How Ethiopians in the US cling onto their heritage

by Zelalem

Ethiopian American children in Washington

The traditional music plays and children, some dressed in Ethiopian costume, perform a traditional dance: Raising and lowering their shoulders to the beat.

Like millions of other children in the United States, these American-Ethiopians are at summer camp.

However, this one is about maintaining their connection with their roots abroad.

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Hermela Kebede, runs Washington's Ethiopian Community Centre

They still have to keep their heritage – that’s who they are, and it will make them proud”

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Hermela Kebede
Ethiopian Community Centre

The camp, which is for about 35 children, is at the Ethiopian Community Centre.

It is in a regular office block on one of the main roads out of the US capital, Washington DC.

A 21-minute drive away is the grand venue where African heads of state and President Barak Obama are discussing US-Africa relations.

As the leaders try to negotiate a new phase of that relationship, the Ethiopian diaspora community is grappling with how it should relate to back home.

Estimates vary, but there are thought to be more than 200,000 Ethiopians in the Washington metropolitan area, by far the city’s largest and most visible African diaspora group.

While integrated into American life, many of them do not want to lose that connection and are keen for their children to know where they have come from.

American-Ethiopian children at Washington's Ethiopian Community CentreDancing is one of the ways Ethiopian-Americans are encouraged to connect with their heritage

Mikiyess at Ethiopian summer camp in WashingtonChildren, like Mikiyess, are taught to speak Amharic as part of their cultural education

“They are here in the United States, but they still have to keep their heritage,” says Hermela Kebede, who runs the community centre.

“That’s who they are, and it will make them proud.”

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I speak Amharic, but English is my first language and I have more things from America”

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Eight-year-old Mikiyess

In another room, the children are listening to an Ethiopian folktale being read in one of Ethiopia’s languages, Amharic.

It is part of the effort to ensure they keep up their language skills as well as learn traditional stories.

Eight-year-old Mikiyess listens carefully.

He left Ethiopia with his family when he was two and has some vague memories of what life was like there.

He clearly gets the message of the camp.

“You need to learn about your culture,” he says in a flawless American accent.

“Because you can’t just learn about another culture and think, ‘Oh, I’m from that culture’, you have to think about your old culture too.”

Jokes and ignorance

But asked if he is more American or more Ethiopian, Mikiyess is hesitant, but admits feeling more American.

“I speak Amharic, but English is my first language and I have more things from America. I have a portion of things from Ethiopia and I eat a lot of the food.”

He reckons that from just watching his mother cook he now knows how to prepare the traditional dishes.

An Ethiopian immigrant hairdresser in a Washington salon

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The BBC visited Little Ethiopia in the US capital in 2013

Mikiyess looks set to grow up to be a fully-fledged member of the Ethiopian-American community, and join the thousands of others who are comfortable with a dual identity.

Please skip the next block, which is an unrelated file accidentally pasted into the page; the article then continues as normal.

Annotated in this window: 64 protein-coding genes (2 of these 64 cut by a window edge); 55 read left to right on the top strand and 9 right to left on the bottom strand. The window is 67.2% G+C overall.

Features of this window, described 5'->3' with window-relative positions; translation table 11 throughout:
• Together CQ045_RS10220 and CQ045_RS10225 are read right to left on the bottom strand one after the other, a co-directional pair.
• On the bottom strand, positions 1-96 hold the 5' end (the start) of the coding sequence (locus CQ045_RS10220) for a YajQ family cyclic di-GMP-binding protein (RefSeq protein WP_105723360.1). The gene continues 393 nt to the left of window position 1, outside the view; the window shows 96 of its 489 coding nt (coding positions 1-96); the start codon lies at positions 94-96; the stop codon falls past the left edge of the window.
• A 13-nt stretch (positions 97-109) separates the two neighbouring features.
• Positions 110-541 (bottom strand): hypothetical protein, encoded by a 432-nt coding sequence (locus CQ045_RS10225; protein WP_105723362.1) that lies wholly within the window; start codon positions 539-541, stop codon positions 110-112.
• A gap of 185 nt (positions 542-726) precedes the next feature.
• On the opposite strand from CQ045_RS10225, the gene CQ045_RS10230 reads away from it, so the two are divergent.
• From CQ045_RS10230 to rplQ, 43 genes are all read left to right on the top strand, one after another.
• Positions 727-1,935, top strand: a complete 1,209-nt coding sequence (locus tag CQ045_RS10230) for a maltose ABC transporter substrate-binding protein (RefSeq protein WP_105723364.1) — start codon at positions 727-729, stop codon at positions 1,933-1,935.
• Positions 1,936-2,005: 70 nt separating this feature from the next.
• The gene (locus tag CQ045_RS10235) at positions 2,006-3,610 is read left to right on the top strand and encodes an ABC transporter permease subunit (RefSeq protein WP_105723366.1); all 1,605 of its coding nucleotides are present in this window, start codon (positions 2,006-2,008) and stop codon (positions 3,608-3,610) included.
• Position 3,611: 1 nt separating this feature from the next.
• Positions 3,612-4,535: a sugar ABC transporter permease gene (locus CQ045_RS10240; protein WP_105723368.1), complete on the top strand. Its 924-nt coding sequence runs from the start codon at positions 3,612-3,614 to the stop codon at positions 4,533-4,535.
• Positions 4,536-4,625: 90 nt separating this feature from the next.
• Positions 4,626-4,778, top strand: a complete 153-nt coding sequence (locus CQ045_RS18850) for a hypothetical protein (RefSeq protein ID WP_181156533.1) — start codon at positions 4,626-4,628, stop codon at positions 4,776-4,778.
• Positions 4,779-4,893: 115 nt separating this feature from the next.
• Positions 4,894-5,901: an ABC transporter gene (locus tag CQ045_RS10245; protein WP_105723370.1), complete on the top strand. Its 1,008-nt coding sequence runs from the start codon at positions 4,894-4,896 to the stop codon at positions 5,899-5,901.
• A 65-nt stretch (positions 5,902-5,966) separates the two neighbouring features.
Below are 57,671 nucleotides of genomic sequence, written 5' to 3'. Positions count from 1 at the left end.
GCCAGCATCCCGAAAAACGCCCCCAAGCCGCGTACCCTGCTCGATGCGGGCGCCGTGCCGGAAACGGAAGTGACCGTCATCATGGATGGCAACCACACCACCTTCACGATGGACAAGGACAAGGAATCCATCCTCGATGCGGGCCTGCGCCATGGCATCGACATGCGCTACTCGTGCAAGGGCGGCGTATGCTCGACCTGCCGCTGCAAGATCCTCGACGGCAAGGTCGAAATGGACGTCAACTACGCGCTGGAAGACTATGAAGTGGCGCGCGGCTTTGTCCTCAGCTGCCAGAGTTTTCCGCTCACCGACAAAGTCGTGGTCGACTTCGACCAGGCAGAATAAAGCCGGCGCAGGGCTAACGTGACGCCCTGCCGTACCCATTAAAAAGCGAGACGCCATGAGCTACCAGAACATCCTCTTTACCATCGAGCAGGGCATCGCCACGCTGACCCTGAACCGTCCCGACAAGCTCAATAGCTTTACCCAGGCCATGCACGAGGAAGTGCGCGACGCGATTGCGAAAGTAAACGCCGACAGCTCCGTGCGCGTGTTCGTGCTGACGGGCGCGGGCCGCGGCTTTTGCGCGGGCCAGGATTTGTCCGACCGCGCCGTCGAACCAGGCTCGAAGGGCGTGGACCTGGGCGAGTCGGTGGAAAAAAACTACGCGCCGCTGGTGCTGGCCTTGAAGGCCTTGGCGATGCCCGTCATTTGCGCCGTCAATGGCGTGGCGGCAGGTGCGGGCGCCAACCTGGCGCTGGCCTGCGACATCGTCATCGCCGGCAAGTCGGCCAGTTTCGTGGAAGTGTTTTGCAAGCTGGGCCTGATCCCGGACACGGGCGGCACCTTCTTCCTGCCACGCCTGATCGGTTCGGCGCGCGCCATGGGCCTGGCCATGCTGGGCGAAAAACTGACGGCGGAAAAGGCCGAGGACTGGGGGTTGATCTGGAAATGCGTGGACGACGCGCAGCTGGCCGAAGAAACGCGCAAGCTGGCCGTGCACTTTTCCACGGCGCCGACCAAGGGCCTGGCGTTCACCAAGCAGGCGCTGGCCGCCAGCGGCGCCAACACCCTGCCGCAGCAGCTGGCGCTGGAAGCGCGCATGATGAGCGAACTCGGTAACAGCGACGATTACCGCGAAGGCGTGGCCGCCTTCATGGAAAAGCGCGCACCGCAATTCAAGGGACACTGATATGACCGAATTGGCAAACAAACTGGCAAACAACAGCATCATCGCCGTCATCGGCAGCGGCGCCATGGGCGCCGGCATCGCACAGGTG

There seems to be a growing confidence amongst many of them.

Some who arrived in the 1970s and 1980s had endure a lot of ignorance about their home.

Ethiopian-born singer Wayna Wondwossen remembers being at high school at the time of the famine in Ethiopia in 1984.

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Melaku Negussie, an Ethiopian-American medic, in Washington

This is a wonderful opportunity to give back and be part of something transformational”

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Melaku Negussie
Ethio-American Doctors Group

“I have vivid memories of people making jokes about me, saying I was the fattest Ethiopian they had ever seen.”

Now she writes and sings about her identity.

Her latest album, The Expats, is a celebration of being different.

Many Ethiopian-Americans, who have become financially successful, are now looking to invest their money back home.

One group of medics, for example, plans to build a new private hospital in the Ethiopian capital, Addis Ababa, with money from investors as well as their own.

They hope the hospital will be as good as any facility in the US or Europe.

Melaku Negussie, who is co-ordinating the project for the Ethio-American Doctors Group, admits that there is money involved and a hoped-for return, but he says this is not just about the cash.

“Some of the doctors have actually told us that they’re committed to going back to Ethiopia to work, when this hospital opens,” he adds.

“There is an emotional attachment to their country and to them this is a wonderful opportunity to give back and be part of something transformational.”

Backlit people dance at sunset in Omo valley, south EthiopiaMost Ethiopian immigrants arrived in America in the 1990s after the Eritrean-Ethiopian war

That emotional attachment is clear to see at the Ethiopian community centre.

Camp counsellor Megidelawit Yirefu works as the camp’s dance teacher.

She came to the US when she was nine and is proud of her identity.

She now wants to pass her passion on to the children.

“My parents embrace a lot of my culture from Ethiopia, which reminds me of home and how I used to eat those foods,” she says.

“So culture helps me identify with who I am as an Ethiopian-American and stand out from the crowd.”

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